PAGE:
Picture the adrenalin-pumping excitement of hoop action on Norm Stewart Court. Now envision the tranquillity of a late summer day, with a half moon rising in a blue sky over the Columns. These photos tell the same story: it’s not two different worlds—it’s Mizzou!
The University of Missouri’s rich record of accomplishment and service to Missouri, the nation, and the world has been captured in this pictorial history—more than 140 full-color photos that provide a visual record of living and learning at the University of Missouri–Columbia. From the beauty of the historic Columns on Francis Quadrangle to the academic prowess of the faculty to gridiron thrills at Memorial Stadium, the book faithfully reflects a place where discovery happens every day.
Rob Hill has been photographing Mizzou’s people, landmarks, and events for nearly twenty years, and his images bring the campus to life. Chancellor Emeritus Richard Wallace, whose service to the University spans four decades, recounts MU’s growth since World War II in his accompanying text. Assembled by MIZZOU magazine editor Karen Worley, Mizzou Today reflects everything that is the University of Missouri.
Wallace provides timelines of key events that span the entire history of the University, tracing major events from its establishment in 1839 to the cancer research of the twenty-first century. Noted along the way are such events as the opening of University Hospital, the creation of new campuses, even the installation of the nation’s first automated library circulation system in Ellis Library, and some of the generous gifts that have made the University’s growth possible. The book also recalls all of the major milestones in sports, from the first intercollegiate football game in 1890 to Ben Askren’s national wrestling championships in 2006 and 2007.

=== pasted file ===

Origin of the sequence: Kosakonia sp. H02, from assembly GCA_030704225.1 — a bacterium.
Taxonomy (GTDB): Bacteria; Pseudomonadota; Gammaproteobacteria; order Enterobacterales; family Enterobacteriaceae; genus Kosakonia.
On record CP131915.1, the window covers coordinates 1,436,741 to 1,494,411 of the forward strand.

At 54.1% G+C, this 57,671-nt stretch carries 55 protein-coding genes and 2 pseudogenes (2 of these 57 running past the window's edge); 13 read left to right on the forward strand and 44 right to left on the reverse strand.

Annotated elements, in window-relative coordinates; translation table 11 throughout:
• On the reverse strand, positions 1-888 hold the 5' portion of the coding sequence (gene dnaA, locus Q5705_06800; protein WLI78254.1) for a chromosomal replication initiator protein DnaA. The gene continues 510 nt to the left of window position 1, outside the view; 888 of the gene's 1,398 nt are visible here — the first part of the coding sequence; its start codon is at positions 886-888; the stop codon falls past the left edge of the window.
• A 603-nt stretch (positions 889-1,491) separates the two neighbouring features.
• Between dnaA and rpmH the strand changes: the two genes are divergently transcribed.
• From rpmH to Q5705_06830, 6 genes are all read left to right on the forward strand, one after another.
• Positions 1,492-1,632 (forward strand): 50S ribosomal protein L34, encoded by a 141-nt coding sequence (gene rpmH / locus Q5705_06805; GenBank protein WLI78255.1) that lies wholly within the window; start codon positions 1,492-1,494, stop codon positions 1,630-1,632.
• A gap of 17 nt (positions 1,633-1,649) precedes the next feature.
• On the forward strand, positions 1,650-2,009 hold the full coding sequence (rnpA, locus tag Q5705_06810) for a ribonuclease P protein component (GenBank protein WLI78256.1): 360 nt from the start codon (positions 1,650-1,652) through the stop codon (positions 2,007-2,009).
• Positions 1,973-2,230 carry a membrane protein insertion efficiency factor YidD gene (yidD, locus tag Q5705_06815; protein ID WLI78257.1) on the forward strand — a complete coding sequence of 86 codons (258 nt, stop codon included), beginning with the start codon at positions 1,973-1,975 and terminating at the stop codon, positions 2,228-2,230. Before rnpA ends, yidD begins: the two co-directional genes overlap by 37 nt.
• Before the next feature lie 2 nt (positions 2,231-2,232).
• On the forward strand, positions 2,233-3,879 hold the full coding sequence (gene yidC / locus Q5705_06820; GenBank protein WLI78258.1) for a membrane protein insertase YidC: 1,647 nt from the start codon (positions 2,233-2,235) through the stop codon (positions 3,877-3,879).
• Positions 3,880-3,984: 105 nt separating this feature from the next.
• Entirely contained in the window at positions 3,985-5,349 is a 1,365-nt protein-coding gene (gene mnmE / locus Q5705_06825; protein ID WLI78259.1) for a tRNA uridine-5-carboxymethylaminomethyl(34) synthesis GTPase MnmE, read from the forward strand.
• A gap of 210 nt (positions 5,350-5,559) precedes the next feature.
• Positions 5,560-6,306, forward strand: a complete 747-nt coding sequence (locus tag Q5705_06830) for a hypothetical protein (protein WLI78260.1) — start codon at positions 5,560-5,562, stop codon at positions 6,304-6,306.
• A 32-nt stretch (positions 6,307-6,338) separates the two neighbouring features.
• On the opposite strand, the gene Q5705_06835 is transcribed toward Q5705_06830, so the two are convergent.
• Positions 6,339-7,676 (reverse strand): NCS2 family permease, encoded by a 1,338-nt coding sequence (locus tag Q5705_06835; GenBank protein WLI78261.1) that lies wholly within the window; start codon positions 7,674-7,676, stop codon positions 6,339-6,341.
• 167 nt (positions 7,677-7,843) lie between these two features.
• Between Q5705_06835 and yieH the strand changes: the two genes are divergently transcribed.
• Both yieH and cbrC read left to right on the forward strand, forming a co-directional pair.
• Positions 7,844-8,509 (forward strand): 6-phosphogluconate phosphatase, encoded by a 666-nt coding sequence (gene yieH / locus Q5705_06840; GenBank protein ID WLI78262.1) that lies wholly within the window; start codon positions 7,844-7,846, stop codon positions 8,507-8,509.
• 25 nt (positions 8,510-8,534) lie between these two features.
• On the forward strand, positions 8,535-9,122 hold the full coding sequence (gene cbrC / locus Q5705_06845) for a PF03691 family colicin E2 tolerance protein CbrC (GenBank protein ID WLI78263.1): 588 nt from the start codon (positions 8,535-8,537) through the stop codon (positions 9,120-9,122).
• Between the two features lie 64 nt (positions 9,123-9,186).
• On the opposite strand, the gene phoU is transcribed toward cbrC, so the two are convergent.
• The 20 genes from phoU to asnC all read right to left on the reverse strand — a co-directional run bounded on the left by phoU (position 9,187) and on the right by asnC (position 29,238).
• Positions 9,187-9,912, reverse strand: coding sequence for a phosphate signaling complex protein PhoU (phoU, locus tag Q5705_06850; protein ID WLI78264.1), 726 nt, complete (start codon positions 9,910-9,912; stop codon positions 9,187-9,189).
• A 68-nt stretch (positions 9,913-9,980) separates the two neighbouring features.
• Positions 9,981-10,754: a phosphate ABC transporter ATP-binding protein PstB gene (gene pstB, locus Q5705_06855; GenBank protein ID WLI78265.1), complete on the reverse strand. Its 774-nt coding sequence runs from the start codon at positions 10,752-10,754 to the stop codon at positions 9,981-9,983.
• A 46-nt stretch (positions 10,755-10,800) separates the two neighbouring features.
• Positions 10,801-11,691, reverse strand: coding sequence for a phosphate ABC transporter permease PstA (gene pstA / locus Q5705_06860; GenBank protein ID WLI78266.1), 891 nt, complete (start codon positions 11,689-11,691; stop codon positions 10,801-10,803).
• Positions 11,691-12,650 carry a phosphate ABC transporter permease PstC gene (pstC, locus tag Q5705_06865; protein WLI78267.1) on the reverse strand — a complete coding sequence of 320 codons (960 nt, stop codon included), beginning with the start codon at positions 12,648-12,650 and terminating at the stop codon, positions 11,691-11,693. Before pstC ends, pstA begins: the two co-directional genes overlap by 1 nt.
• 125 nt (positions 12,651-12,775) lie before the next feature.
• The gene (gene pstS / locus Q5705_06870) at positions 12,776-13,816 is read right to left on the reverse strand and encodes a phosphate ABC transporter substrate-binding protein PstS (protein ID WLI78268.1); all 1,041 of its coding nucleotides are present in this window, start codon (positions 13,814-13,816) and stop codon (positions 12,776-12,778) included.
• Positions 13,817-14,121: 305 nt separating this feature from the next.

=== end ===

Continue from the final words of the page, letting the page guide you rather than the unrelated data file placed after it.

These magnificent photos will bring back memories for alumni as surely as they will preserve them for today’s students—from the dance steps of Truman the Tiger to the avid consumption of Tiger Stripe ice cream, from the solemnity of Tap Day ceremonies to fraternity brothers raising money for Hurricane Katrina relief. You’ll get a glimpse of dorm life in Hatch Hall and a peek into the law library’s rare-book room, a look over the shoulders of a trauma team saving a patient at University Hospital and of a fisheries student studying salamanders in the wild. And of course there are images of some of the heart-stopping action that Mizzou sports fans have come to expect.
People, landmarks, events—it’s all here in a superb volume that, like Jesse Hall, will stand the test of time. Mizzou Today is a keepsake for anyone who loves MU and a lasting record of a great university’s accomplishments.